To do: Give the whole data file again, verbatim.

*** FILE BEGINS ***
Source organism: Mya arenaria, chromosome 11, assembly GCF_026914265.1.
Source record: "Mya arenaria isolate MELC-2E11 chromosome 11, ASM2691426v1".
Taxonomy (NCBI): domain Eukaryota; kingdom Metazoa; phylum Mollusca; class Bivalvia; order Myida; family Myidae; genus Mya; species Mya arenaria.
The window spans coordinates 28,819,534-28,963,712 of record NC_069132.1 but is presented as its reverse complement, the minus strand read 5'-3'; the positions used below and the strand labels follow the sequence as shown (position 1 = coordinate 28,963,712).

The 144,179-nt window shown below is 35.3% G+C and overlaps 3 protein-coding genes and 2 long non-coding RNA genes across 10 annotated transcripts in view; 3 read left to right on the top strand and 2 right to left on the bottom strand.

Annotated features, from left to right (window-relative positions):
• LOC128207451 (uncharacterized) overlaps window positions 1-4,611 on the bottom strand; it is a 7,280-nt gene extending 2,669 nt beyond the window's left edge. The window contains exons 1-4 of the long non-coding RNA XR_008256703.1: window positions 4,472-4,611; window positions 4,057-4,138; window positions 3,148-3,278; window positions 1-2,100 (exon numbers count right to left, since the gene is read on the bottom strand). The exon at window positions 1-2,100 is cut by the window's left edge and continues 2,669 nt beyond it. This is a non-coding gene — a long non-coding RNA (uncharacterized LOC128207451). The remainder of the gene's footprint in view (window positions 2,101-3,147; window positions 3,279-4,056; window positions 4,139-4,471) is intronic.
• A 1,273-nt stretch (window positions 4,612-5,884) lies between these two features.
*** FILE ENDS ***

Source organism: Mya arenaria, chromosome 11, assembly GCF_026914265.1.
Source record: "Mya arenaria isolate MELC-2E11 chromosome 11, ASM2691426v1".
Taxonomy (NCBI): domain Eukaryota; kingdom Metazoa; phylum Mollusca; class Bivalvia; order Myida; family Myidae; genus Mya; species Mya arenaria.
The window spans coordinates 28,819,534-28,963,712 of record NC_069132.1 but is presented as its reverse complement, the minus strand read 5'-3'; the positions used below and the strand labels follow the sequence as shown (position 1 = coordinate 28,963,712).

The 144,179-nt window shown below is 35.3% G+C and overlaps 3 protein-coding genes and 2 long non-coding RNA genes across 10 annotated transcripts in view; 3 read left to right on the top strand and 2 right to left on the bottom strand.

Annotated features, from left to right (window-relative positions):
• LOC128207451 (uncharacterized) overlaps window positions 1-4,611 on the bottom strand; it is a 7,280-nt gene extending 2,669 nt beyond the window's left edge. The window contains exons 1-4 of the long non-coding RNA XR_008256703.1: window positions 4,472-4,611; window positions 4,057-4,138; window positions 3,148-3,278; window positions 1-2,100 (exon numbers count right to left, since the gene is read on the bottom strand). The exon at window positions 1-2,100 is cut by the window's left edge and continues 2,669 nt beyond it. This is a non-coding gene — a long non-coding RNA (uncharacterized LOC128207451). The remainder of the gene's footprint in view (window positions 2,101-3,147; window positions 3,279-4,056; window positions 4,139-4,471) is intronic.
• A 1,273-nt stretch (window positions 4,612-5,884) lies between these two features.